The United States is currently in the midst of a prescription painkiller overdose epidemic. According to the Centers for Disease Control and Prevention (CDC), 44 Americans die from prescription painkiller overdoses each day. That said, understanding what leads to these overdoses will inform health care providers of the best ways to prevent them. A new study finds one of the ways people get their hands on more opioid painkillers than they need is by visiting multiple pharmacies to fill prescriptions.
The study, from researchers at the CDC and a number of other organizations, looked at the prescription opioid-buying behaviors among more than 90,000 Medicaid enrollees aged 18 to 64 in Washington State. It found that people who visited four or more pharmacies to fill their prescriptions over the course of 90 days were the most likely to overdose on the powerful pain medications. What’s more, those who had overlapping prescriptions were the most at risk of overdosing, according to a press release.
The researchers wrote that the “first step in implementing targeted prevention policies” is identifying those who are able to get their hands on more prescription opioids, such as Vicodin and OxyContin, than they need. Visiting multiple pharmacies to buy prescription painkillers is known as pharmacy shopping, while obtaining multiple prescriptions for a drug is known as doctor shopping. But while both are illegal, it’s often hard to tell if a person is trying to obtain the drugs illegally, or if they’ve simply moved to another address or had changes in insurance coverage, among other factors.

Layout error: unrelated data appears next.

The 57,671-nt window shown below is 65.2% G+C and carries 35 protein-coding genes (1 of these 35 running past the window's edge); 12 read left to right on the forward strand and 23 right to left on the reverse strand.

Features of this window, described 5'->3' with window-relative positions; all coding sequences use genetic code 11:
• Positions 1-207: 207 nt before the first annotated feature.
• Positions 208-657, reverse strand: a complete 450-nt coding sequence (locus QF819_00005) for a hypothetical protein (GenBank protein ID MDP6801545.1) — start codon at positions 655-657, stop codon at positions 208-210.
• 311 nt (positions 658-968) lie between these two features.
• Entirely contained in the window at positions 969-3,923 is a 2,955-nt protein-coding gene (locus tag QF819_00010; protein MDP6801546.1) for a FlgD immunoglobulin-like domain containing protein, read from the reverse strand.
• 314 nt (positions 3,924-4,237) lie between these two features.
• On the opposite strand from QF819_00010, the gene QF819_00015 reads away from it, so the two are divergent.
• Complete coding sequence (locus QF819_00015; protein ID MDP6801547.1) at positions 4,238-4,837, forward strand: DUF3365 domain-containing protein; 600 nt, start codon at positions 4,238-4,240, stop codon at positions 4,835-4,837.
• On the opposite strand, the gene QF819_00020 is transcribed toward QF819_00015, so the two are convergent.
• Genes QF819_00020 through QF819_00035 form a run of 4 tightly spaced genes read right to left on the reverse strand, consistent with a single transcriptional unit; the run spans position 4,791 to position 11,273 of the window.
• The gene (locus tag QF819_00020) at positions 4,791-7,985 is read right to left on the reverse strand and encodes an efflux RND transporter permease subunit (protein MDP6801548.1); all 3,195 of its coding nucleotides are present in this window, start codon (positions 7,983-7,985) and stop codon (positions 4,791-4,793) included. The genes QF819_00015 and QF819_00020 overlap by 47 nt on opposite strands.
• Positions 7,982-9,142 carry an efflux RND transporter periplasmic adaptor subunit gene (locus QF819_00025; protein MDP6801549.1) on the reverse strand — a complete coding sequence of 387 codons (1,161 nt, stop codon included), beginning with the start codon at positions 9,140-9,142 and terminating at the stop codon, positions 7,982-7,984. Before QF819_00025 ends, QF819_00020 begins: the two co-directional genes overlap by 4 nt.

Other studies have found pharmacy and doctor shopping to be a problem elsewhere, too. In 2012, for example, a study looking at data from the West Virginia Controlled Substances Monitoring Program found that more people who had died were likely to be pharmacy shoppers and doctor shoppers than those who were still living — 25.2 percent of dead subjects were pharmacy shoppers compared to 3.6 percent of living subjects. West Virginia is also among the states with the highest rates of prescription opioid overdoses.
The authors of the current study said factors like moving and changes to insurance coverage could be accounted for through patient review and restriction programs. They also suggested restricting Medicaid reimbursement for prescription opioids to only one designated physician and pharmacy. These measures would work in conjunction with already in-place measures, such as prescription drug monitoring programs, which is essentially an electronic database that tracks opioid prescriptions, patients at risk of overdose, and insurance fraud.
Source: Yang Z, Wilsey B, Bohm M, et al. Defining Risk of Prescription Opioid Overdose: Pharmacy Shopping and Overlapping Prescriptions Among Long-Term Opioid Users in Medicaid.